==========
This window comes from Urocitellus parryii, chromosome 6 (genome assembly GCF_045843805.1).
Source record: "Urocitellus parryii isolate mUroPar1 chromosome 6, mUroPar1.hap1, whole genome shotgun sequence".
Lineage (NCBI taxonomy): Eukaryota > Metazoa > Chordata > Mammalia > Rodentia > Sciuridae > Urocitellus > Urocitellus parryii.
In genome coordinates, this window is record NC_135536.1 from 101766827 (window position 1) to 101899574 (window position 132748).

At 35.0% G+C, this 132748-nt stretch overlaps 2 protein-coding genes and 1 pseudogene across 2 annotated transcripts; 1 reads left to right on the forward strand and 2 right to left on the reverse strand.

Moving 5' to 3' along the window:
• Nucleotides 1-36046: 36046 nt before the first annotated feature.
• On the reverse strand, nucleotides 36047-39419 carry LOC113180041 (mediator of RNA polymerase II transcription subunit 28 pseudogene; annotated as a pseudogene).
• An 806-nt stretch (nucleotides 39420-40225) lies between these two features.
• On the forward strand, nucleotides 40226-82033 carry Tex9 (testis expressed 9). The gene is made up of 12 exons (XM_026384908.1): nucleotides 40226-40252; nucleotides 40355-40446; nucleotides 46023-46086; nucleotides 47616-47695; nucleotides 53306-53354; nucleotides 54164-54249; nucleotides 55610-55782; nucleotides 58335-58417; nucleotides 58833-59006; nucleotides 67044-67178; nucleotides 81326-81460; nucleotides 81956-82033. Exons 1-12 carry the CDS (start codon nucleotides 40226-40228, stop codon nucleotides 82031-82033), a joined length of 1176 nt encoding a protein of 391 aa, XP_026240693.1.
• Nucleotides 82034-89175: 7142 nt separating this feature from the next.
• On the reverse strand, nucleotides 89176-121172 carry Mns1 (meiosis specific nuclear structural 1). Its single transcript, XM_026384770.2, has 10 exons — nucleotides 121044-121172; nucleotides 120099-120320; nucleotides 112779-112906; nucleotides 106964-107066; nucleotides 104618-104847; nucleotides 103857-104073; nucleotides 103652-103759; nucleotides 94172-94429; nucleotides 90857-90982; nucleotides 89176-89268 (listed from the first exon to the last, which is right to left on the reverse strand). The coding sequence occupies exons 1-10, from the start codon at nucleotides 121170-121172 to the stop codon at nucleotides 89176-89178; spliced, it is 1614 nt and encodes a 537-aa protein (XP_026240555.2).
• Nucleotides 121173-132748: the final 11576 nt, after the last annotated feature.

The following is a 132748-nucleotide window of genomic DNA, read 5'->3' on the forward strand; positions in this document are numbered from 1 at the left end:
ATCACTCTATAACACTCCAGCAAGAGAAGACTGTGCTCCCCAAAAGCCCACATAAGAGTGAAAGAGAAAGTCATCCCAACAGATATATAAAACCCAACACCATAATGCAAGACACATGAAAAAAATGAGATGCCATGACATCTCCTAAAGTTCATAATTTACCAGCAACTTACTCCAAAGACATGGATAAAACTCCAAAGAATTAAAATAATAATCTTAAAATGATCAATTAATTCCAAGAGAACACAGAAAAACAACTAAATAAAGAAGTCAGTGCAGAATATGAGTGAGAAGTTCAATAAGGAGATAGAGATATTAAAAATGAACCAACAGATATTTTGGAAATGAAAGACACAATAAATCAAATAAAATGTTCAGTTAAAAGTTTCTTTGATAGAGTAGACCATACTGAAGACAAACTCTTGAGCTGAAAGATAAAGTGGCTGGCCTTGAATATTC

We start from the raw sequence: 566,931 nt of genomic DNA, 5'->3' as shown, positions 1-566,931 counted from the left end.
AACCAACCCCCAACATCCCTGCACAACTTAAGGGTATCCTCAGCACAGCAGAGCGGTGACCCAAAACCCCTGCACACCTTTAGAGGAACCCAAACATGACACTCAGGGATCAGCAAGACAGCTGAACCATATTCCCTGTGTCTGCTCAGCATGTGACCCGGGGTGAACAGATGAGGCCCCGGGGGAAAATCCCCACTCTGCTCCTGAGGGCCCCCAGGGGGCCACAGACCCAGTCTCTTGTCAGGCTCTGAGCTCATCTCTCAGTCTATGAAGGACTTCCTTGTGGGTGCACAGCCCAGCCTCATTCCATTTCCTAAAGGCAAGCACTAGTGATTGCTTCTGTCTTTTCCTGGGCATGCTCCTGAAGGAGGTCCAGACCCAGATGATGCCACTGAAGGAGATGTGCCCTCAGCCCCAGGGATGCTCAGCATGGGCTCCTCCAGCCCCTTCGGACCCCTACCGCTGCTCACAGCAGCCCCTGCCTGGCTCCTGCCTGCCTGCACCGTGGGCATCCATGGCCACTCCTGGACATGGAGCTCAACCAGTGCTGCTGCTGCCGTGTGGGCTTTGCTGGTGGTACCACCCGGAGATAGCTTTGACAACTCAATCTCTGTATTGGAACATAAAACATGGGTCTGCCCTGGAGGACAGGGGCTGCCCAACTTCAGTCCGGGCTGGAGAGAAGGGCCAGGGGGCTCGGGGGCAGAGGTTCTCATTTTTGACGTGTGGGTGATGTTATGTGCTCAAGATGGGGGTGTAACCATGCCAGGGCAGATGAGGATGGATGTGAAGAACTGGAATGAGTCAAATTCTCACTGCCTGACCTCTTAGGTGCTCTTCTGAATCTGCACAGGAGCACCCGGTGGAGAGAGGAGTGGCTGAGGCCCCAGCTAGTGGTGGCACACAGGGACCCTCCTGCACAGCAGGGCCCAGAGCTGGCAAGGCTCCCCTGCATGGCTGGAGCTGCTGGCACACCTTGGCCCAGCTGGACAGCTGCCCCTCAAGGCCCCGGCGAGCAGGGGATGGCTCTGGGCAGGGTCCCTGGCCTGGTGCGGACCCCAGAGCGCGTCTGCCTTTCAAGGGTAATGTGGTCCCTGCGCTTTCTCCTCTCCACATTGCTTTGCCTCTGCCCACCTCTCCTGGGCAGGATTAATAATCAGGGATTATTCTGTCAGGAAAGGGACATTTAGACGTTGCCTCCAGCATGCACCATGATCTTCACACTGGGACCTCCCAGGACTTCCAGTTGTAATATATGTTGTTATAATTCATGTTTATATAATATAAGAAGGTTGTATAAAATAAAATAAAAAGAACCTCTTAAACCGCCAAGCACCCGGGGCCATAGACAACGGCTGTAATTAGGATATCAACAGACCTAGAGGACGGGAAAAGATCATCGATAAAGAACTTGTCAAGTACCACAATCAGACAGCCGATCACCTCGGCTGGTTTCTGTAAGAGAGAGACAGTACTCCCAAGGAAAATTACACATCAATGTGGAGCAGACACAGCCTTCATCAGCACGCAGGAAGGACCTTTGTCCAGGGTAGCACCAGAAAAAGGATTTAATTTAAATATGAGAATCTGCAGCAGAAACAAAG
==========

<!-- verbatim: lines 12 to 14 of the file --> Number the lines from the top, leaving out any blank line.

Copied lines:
• On the reverse strand, nucleotides 89176-121172 carry Mns1 (meiosis specific nuclear structural 1). Its single transcript, XM_026384770.2, has 10 exons — nucleotides 121044-121172; nucleotides 120099-120320; nucleotides 112779-112906; nucleotides 106964-107066; nucleotides 104618-104847; nucleotides 103857-104073; nucleotides 103652-103759; nucleotides 94172-94429; nucleotides 90857-90982; nucleotides 89176-89268 (listed from the first exon to the last, which is right to left on the reverse strand). The coding sequence occupies exons 1-10, from the start codon at nucleotides 121170-121172 to the stop codon at nucleotides 89176-89178; spliced, it is 1614 nt and encodes a 537-aa protein (XP_026240555.2).
• Nucleotides 121173-132748: the final 11576 nt, after the last annotated feature.

The following is a 132748-nucleotide window of genomic DNA, read 5'->3' on the forward strand; positions in this document are numbered from 1 at the left end: